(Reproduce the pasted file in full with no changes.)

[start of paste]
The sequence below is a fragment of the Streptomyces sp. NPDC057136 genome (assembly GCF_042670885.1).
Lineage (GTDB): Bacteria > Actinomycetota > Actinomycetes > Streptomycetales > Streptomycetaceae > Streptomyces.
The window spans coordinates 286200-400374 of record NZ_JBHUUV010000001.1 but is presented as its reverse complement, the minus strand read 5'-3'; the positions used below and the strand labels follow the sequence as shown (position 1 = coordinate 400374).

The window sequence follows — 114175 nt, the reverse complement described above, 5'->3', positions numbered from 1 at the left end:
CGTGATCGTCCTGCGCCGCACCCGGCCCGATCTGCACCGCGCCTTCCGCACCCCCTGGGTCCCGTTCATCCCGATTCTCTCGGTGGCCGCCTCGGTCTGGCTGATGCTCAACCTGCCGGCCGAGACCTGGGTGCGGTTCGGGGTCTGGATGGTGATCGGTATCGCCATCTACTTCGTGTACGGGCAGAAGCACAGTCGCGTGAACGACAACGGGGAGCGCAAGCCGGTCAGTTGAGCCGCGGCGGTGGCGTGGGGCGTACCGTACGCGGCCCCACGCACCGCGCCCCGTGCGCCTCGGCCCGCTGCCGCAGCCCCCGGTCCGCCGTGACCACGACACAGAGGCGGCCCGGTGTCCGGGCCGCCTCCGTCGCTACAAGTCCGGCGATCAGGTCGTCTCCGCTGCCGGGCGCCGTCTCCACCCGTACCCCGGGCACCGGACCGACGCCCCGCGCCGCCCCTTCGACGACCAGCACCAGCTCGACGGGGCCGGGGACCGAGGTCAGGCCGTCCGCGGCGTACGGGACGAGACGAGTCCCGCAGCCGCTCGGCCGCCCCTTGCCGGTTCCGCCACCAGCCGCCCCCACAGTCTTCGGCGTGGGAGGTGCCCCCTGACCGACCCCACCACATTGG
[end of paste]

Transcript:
The sequence below is a fragment of the Streptomyces sp. NPDC057136 genome (assembly GCF_042670885.1).
Lineage (GTDB): Bacteria > Actinomycetota > Actinomycetes > Streptomycetales > Streptomycetaceae > Streptomyces.
The window spans coordinates 286200-400374 of record NZ_JBHUUV010000001.1 but is presented as its reverse complement, the minus strand read 5'-3'; the positions used below and the strand labels follow the sequence as shown (position 1 = coordinate 400374).

The window sequence follows — 114175 nt, the reverse complement described above, 5'->3', positions numbered from 1 at the left end:
CGTGATCGTCCTGCGCCGCACCCGGCCCGATCTGCACCGCGCCTTCCGCACCCCCTGGGTCCCGTTCATCCCGATTCTCTCGGTGGCCGCCTCGGTCTGGCTGATGCTCAACCTGCCGGCCGAGACCTGGGTGCGGTTCGGGGTCTGGATGGTGATCGGTATCGCCATCTACTTCGTGTACGGGCAGAAGCACAGTCGCGTGAACGACAACGGGGAGCGCAAGCCGGTCAGTTGAGCCGCGGCGGTGGCGTGGGGCGTACCGTACGCGGCCCCACGCACCGCGCCCCGTGCGCCTCGGCCCGCTGCCGCAGCCCCCGGTCCGCCGTGACCACGACACAGAGGCGGCCCGGTGTCCGGGCCGCCTCCGTCGCTACAAGTCCGGCGATCAGGTCGTCTCCGCTGCCGGGCGCCGTCTCCACCCGTACCCCGGGCACCGGACCGACGCCCCGCGCCGCCCCTTCGACGACCAGCACCAGCTCGACGGGGCCGGGGACCGAGGTCAGGCCGTCCGCGGCGTACGGGACGAGACGAGTCCCGCAGCCGCTCGGCCGCCCCTTGCCGGTTCCGCCACCAGCCGCCCCCACAGTCTTCGGCGTGGGAGGTGCCCCCTGACCGACCCCACCACATTGG